By: Dr. Jeff Masters , 12:33 PM GMT on July 24, 2007

The July 2007 issue of Scientific American has an article called "Warmer Oceans, Stronger Hurricanes" (referred to as "Warmer Water, SUPER HURRICANES" on the cover). The article is written by Dr. Kevin E. Trenberth, head of the Climate Analysis Section at the National Center for Atmospheric Research, and a lead author on the landmark 2007 climate report issued by the UN's Intergovernmental Panel on Climate Change (IPCC). The article makes the case that "evidence is mounting that global warming enhances a cyclone's damaging winds and flooding rains." The article presents some solid evidence to substantiate that point of view, which I will share below. However, I was disappointed in the general tone of the piece, which was over-hyped and did not paint an objective view of the current scientific thinking on the global warming/hurricane issue.

The hype
First off, the reader is hit with a dramatic full-page artist's depiction of the global super-hurricane of the future--a massive 5000-mile diameter Caribbean storm the size of North America. The storm's 200-mile eye is wider than the Florida Peninsula! Whoa, I said when looking at the whopper "SciAmicane". No doubt many readers perusing the magazine, trying to decide whether to buy it, had the same reaction and plunked down their $5 to read about this grim threat. OK, lets talk reality here. The largest tropical cyclone on record, Supertyphoon Tip of 1979, had a diameter of 1380 miles--less than one third the size of the SciAmicane. A storm like the SciAmicane cannot physically exist on Earth unless the oceans were to super-heat to about 122°F (50°C). Only an asteroid impact or similar calamity could create such a hypercane. Even the most extreme global warming scenarios do not heat the oceans to 122°, so the SciAmicane is there to sell magazines, not to illustrate what global warming might do to hurricanes.

Figure 1. Comparison of sizes: the Earth, the largest tropical cyclone on record (Supertyphoon Tip of 1979, 1380 miles in diameter), and the recently discovered hurricane-like vortex on Saturn (the Saturnicane). The "SciAmicane" is about the same size as the Saturnicane--5000 miles across.

The article also calls attention to 2004, when "an unprecedented four hurricanes hit Florida, and 10 typhoons made landfall in Japan". I've erroneously made this statement, too, but the truth is that Japan was hit by only four typhoons in 2004. Ten tropical cyclones that were of typhoon strength at some point during their life did hit, yes, but six of these had decayed to tropical storm or tropical depression strength by the time they hit Japan. The article then refers to a "consensus explanation" emerging to explain recent hurricane activity patterns, and "that explanation forebodes meteorological trouble over the long term." I'd say that the issue is still very much under dispute. In fact, the consensus statement on hurricanes and climate change adopted by the World Meteorological Organization in December 2006, in response to the recommendations of a panel of 125 hurricane researchers was thus: "Though there is evidence both for and against the existence of a detectable anthropogenic signal in the tropical cyclone climate record to date, no firm conclusion can be made on this point." Trenberth's article gives a list of four publications to read in the "more to explore" section, but none of these include the recent articles that call into question the strength of the global warming/stronger hurricane connection. (I apologize for not reviewing the many excellent articles that have appeared on this subject of late!)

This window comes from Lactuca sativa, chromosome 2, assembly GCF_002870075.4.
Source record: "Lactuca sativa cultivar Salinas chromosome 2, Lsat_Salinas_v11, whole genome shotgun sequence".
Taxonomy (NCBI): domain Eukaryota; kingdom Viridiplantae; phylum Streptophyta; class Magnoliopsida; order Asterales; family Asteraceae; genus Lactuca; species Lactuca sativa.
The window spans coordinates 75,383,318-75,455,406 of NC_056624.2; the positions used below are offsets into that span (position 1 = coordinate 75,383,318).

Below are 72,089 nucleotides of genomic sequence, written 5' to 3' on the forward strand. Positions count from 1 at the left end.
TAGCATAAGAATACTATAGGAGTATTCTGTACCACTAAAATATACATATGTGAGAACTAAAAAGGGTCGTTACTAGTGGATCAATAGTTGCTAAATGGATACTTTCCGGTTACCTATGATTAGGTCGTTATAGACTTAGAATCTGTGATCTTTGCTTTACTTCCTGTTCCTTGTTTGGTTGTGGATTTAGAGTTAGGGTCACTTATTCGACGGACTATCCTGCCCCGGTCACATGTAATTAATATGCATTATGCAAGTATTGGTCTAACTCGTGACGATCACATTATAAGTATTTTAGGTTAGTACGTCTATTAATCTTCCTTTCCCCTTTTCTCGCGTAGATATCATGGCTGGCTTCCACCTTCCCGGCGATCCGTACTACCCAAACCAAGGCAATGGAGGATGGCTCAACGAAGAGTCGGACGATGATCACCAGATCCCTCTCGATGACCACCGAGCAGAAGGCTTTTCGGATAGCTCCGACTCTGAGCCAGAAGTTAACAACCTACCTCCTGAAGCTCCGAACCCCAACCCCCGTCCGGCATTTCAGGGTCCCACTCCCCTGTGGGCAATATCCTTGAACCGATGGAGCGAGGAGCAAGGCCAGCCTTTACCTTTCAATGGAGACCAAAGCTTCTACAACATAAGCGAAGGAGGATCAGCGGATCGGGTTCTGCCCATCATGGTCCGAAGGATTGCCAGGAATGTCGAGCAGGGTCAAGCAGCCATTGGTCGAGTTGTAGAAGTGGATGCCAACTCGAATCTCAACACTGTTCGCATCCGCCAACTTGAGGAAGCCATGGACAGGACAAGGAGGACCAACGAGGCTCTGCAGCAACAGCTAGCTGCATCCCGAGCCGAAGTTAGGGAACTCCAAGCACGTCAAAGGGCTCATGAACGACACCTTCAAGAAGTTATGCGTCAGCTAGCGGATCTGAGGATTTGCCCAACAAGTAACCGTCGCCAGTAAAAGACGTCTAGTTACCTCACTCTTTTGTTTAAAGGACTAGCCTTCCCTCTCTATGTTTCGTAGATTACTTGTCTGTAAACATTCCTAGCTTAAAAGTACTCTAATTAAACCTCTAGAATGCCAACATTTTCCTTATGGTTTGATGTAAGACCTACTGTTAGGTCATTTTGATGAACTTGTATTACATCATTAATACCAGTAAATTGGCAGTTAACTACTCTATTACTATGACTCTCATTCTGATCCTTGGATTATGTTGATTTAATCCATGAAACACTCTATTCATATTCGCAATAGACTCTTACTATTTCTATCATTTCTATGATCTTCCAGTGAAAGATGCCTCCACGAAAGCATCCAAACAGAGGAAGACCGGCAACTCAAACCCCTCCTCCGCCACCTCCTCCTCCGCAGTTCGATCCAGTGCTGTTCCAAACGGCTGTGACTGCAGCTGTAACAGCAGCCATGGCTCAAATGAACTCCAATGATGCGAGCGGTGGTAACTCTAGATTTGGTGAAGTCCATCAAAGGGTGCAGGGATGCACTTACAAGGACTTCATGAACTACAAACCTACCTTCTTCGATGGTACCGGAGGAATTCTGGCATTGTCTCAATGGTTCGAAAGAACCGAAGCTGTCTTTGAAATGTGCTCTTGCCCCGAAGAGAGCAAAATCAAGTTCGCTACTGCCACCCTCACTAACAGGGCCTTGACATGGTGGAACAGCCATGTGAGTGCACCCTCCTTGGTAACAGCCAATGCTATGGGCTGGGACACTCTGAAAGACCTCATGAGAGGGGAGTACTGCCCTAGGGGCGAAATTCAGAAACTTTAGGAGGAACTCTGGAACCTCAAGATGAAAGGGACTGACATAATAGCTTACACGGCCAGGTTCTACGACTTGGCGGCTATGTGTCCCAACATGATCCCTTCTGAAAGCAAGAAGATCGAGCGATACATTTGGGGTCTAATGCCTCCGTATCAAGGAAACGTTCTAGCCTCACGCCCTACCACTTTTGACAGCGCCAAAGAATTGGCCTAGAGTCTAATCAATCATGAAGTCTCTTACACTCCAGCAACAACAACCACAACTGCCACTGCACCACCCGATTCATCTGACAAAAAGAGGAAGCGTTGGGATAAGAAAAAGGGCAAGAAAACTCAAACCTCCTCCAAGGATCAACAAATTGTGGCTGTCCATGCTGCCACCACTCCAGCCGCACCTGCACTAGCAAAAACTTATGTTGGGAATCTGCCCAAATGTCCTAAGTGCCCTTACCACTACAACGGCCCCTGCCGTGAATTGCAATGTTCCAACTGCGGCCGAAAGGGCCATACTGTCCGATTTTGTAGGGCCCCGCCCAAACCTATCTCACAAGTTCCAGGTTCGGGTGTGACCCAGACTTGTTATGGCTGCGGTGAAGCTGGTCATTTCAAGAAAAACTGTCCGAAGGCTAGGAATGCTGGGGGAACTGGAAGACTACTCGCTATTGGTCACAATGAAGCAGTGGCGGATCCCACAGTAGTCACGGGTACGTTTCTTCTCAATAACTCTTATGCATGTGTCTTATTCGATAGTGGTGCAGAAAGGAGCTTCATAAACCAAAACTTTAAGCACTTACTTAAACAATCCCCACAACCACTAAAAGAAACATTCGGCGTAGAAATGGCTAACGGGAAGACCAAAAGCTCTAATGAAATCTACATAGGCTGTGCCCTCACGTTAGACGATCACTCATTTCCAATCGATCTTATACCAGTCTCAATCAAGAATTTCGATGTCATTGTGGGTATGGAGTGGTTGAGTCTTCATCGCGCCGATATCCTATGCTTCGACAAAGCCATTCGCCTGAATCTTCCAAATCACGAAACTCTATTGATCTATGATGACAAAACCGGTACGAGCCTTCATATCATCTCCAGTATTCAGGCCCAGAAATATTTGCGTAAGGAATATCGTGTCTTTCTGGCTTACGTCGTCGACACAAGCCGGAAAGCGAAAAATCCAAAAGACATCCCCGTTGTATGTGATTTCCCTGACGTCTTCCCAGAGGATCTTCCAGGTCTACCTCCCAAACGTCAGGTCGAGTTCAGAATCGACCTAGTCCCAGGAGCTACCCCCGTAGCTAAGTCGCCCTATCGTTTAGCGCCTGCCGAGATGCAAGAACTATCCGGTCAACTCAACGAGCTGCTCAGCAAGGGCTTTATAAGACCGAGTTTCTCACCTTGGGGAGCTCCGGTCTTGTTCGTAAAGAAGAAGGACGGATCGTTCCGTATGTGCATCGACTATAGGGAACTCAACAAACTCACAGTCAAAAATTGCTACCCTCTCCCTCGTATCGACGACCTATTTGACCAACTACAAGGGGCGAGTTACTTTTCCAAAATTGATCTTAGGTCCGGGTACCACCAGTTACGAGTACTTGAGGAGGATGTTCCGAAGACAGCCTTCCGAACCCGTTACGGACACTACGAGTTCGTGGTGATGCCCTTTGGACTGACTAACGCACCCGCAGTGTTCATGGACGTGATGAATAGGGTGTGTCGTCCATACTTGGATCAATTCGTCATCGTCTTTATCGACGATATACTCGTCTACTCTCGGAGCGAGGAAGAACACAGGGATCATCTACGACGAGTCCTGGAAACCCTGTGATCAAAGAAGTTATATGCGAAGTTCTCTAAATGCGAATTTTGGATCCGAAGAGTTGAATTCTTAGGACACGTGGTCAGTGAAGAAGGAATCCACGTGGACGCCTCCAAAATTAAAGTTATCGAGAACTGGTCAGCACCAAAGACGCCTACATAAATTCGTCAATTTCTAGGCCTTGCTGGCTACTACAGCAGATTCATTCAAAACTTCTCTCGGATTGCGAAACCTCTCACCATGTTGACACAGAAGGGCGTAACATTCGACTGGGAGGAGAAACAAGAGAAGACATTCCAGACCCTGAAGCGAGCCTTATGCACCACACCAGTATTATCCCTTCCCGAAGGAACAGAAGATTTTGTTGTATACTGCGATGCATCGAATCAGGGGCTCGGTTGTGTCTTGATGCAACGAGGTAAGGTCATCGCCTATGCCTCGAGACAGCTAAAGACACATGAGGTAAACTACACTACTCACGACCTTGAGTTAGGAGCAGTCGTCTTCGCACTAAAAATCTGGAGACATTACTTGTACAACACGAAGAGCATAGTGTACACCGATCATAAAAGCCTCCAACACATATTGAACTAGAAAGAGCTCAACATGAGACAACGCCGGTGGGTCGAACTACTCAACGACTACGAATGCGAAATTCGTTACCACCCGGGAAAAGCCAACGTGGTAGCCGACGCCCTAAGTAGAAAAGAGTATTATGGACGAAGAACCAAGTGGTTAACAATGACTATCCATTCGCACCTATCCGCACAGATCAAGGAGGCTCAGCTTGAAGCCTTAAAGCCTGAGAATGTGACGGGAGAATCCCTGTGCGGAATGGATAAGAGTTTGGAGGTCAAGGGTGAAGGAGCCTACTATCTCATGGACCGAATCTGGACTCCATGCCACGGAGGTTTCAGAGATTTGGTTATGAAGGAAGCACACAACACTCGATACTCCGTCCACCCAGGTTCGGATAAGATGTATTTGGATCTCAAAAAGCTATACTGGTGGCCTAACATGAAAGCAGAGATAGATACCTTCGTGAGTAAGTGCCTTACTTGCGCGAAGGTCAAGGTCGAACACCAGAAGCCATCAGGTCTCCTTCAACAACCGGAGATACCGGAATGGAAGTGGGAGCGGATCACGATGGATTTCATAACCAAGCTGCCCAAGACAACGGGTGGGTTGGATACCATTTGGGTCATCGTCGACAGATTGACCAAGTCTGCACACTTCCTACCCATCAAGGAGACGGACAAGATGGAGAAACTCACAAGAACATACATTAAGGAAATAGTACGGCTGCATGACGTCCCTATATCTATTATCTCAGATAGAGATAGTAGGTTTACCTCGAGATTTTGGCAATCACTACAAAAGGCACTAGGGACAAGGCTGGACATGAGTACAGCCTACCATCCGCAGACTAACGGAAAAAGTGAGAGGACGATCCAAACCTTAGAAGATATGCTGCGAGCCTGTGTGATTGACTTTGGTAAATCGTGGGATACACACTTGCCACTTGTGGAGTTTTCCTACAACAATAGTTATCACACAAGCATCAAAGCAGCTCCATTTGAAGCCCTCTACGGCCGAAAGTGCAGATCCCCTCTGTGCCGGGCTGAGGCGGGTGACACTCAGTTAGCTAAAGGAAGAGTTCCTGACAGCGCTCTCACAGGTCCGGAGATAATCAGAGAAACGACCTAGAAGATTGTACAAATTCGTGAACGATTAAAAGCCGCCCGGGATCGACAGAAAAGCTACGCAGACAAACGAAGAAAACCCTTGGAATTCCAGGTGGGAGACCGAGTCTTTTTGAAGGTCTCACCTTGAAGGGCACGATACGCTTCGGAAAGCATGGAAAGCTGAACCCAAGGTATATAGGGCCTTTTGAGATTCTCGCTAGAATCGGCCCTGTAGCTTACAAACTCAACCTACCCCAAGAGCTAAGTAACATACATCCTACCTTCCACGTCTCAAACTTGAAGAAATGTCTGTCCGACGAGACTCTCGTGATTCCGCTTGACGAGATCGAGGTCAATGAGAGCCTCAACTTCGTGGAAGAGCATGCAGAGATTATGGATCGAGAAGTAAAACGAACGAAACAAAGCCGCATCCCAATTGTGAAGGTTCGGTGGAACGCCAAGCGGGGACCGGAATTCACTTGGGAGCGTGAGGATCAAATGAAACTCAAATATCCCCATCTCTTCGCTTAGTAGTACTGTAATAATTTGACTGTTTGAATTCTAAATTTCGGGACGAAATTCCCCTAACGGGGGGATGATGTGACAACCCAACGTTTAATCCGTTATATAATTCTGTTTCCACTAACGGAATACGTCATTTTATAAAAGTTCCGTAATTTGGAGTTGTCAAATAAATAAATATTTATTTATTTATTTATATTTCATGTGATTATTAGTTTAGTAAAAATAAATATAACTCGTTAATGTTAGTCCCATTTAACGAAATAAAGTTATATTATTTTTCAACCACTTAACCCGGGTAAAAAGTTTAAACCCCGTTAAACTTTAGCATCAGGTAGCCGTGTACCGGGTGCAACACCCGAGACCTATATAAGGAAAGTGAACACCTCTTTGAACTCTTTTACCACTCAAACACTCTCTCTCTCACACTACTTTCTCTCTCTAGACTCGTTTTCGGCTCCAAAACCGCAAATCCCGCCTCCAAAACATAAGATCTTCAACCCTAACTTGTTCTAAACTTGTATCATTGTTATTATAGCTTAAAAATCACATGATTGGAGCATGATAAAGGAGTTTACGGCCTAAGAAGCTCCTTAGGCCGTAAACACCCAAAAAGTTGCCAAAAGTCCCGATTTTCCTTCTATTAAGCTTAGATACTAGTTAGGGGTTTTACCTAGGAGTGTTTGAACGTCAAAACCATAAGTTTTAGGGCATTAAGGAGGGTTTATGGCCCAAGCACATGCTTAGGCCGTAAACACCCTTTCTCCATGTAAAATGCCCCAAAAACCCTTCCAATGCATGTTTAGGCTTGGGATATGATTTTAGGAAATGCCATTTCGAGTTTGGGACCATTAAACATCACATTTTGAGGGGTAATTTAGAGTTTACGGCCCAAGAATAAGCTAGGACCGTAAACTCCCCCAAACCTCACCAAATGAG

The good science
There's quite a bit of good science in the article, which is worth reading if one keeps in mind its biases. In particular, I like the discussion of how global warming has affected precipitation and atmospheric water vapor. The 0.6°C (1.0°F) rise in Sea Surface Temperatures (SSTs) globally since 1970 has increased water vapor in the atmosphere by 4%, thanks to increased evaporation. This in turn has led to an 8% increase in global precipitation. Trenberth makes the point that no given hurricane can be blamed on global warming, but one can say 8% of a given storm's rainfall is due to global warming. There's also a nice discussion about how weaker than normal trade winds over the tropical Atlantic in 2005 caused less evaporational cooling than normal, allowing the ocean to heat to record temperatures. Finally, the conclusion of the article is one I certainly agree with:

We would all be wise to plan for more extreme hurricane threats.

Both theory and computer models predict a 3-5% increase in hurricane winds per degree C increase in tropical SSTs, and there is concern that the actual increase may be much more than this.

Jeff Masters

For a technical treatment of hypercanes, see Dr. Kerry Emanuel's paper, Hypercanes: a possible link in global extinction scenarios.

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1591. StormJunkie
10:08 PM GMT on July 25, 2007
TN, you can find several very good model pages from here, as well as some great imagery and tropical pages.